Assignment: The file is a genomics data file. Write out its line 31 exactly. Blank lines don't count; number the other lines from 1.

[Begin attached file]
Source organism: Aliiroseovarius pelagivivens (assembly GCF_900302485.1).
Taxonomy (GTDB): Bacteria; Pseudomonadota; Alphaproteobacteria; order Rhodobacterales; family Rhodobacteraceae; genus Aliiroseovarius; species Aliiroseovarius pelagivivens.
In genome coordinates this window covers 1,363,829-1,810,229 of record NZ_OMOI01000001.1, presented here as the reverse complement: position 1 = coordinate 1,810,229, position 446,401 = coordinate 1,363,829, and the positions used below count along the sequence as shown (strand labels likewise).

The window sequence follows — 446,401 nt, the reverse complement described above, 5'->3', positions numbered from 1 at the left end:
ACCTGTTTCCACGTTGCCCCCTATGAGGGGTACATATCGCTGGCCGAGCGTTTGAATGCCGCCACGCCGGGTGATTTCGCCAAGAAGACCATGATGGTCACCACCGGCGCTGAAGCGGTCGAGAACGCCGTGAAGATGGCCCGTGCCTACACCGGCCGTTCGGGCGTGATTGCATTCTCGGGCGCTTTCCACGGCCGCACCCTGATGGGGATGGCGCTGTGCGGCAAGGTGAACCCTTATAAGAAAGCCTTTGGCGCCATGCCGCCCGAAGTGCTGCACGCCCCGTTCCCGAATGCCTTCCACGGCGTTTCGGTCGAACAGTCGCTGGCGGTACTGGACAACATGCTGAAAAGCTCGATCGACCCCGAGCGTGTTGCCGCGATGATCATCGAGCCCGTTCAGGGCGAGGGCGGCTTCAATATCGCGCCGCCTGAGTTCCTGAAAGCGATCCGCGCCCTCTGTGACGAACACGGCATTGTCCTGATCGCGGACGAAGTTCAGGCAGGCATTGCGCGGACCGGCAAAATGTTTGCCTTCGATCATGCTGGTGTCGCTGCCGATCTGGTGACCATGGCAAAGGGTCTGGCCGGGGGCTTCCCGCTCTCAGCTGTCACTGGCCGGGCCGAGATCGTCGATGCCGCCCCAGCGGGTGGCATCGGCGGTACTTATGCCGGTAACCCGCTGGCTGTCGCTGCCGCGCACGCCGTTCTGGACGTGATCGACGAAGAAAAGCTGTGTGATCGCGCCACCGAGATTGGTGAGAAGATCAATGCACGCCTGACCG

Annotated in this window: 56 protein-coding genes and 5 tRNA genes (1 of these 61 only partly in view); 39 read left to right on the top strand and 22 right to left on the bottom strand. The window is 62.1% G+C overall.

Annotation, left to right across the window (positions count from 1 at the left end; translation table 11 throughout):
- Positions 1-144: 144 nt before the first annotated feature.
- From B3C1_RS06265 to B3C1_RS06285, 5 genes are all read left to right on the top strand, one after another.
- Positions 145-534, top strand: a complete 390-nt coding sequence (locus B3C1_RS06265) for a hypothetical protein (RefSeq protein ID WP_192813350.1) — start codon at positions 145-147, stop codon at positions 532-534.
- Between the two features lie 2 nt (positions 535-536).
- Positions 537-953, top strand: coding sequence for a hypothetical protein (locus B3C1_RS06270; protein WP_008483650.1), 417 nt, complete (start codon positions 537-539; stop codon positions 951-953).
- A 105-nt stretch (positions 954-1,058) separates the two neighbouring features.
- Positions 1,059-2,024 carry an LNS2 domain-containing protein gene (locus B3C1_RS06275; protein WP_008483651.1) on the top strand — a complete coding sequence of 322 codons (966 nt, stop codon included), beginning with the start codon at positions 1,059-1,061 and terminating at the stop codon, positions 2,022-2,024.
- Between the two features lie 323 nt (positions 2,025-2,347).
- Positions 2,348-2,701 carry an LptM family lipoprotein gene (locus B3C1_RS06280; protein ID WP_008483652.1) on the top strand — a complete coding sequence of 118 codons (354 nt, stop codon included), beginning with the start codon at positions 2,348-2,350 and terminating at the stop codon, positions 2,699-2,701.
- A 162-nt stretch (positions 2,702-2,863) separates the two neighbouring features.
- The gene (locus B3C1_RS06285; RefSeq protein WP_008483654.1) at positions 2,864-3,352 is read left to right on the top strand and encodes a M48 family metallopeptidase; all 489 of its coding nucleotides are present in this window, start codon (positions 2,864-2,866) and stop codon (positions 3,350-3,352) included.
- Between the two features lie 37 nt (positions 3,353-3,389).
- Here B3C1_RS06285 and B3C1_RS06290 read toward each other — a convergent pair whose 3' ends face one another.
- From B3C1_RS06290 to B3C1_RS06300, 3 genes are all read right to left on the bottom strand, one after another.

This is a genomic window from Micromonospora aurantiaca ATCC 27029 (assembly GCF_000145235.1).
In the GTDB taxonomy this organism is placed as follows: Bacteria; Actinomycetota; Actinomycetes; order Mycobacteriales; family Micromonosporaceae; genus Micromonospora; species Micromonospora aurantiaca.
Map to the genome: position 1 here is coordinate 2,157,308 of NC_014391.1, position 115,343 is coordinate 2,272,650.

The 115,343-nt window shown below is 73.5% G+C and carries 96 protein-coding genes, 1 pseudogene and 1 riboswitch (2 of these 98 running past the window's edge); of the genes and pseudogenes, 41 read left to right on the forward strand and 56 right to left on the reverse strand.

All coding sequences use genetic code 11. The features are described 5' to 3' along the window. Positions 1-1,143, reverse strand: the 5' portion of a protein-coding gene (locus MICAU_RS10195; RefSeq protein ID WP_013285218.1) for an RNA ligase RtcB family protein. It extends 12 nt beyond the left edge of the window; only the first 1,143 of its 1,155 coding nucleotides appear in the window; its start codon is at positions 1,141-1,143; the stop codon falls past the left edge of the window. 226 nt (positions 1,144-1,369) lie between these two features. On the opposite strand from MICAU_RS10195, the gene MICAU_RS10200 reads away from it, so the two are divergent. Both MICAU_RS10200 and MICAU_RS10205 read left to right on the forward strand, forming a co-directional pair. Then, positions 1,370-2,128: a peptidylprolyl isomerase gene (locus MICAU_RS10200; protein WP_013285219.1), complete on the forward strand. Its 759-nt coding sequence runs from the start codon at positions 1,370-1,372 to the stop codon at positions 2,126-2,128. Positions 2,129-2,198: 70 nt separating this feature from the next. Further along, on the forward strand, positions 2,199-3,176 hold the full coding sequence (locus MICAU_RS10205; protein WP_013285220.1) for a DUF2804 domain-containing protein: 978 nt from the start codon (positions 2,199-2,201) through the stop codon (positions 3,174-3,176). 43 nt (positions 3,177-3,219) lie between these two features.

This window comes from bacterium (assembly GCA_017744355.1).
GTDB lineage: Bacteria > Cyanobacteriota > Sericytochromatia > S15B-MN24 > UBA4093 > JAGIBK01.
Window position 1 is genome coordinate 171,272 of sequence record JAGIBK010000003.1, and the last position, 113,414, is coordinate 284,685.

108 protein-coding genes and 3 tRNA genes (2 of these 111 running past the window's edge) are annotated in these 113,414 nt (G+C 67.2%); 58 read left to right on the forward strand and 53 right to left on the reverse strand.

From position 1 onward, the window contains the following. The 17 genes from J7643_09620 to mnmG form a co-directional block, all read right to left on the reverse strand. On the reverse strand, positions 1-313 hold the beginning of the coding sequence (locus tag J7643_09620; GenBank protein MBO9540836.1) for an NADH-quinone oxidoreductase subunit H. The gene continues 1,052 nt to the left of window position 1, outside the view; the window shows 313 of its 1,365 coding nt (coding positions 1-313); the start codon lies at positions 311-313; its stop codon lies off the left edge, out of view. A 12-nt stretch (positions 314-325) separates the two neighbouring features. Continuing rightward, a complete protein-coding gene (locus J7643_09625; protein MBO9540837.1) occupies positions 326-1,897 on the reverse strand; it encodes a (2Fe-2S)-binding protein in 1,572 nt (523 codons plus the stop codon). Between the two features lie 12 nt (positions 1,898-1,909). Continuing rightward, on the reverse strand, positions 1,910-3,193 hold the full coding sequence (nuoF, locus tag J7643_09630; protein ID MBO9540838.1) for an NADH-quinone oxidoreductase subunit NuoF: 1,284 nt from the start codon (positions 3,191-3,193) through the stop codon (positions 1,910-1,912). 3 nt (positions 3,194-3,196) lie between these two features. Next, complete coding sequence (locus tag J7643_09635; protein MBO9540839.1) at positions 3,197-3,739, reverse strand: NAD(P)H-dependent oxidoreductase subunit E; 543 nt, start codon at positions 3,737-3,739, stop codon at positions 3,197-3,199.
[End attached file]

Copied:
From position 1 onward, the window contains the following. The 17 genes from J7643_09620 to mnmG form a co-directional block, all read right to left on the reverse strand. On the reverse strand, positions 1-313 hold the beginning of the coding sequence (locus tag J7643_09620; GenBank protein MBO9540836.1) for an NADH-quinone oxidoreductase subunit H. The gene continues 1,052 nt to the left of window position 1, outside the view; the window shows 313 of its 1,365 coding nt (coding positions 1-313); the start codon lies at positions 311-313; its stop codon lies off the left edge, out of view. A 12-nt stretch (positions 314-325) separates the two neighbouring features. Continuing rightward, a complete protein-coding gene (locus J7643_09625; protein MBO9540837.1) occupies positions 326-1,897 on the reverse strand; it encodes a (2Fe-2S)-binding protein in 1,572 nt (523 codons plus the stop codon). Between the two features lie 12 nt (positions 1,898-1,909). Continuing rightward, on the reverse strand, positions 1,910-3,193 hold the full coding sequence (nuoF, locus tag J7643_09630; protein ID MBO9540838.1) for an NADH-quinone oxidoreductase subunit NuoF: 1,284 nt from the start codon (positions 3,191-3,193) through the stop codon (positions 1,910-1,912). 3 nt (positions 3,194-3,196) lie between these two features. Next, complete coding sequence (locus tag J7643_09635; protein MBO9540839.1) at positions 3,197-3,739, reverse strand: NAD(P)H-dependent oxidoreductase subunit E; 543 nt, start codon at positions 3,737-3,739, stop codon at positions 3,197-3,199.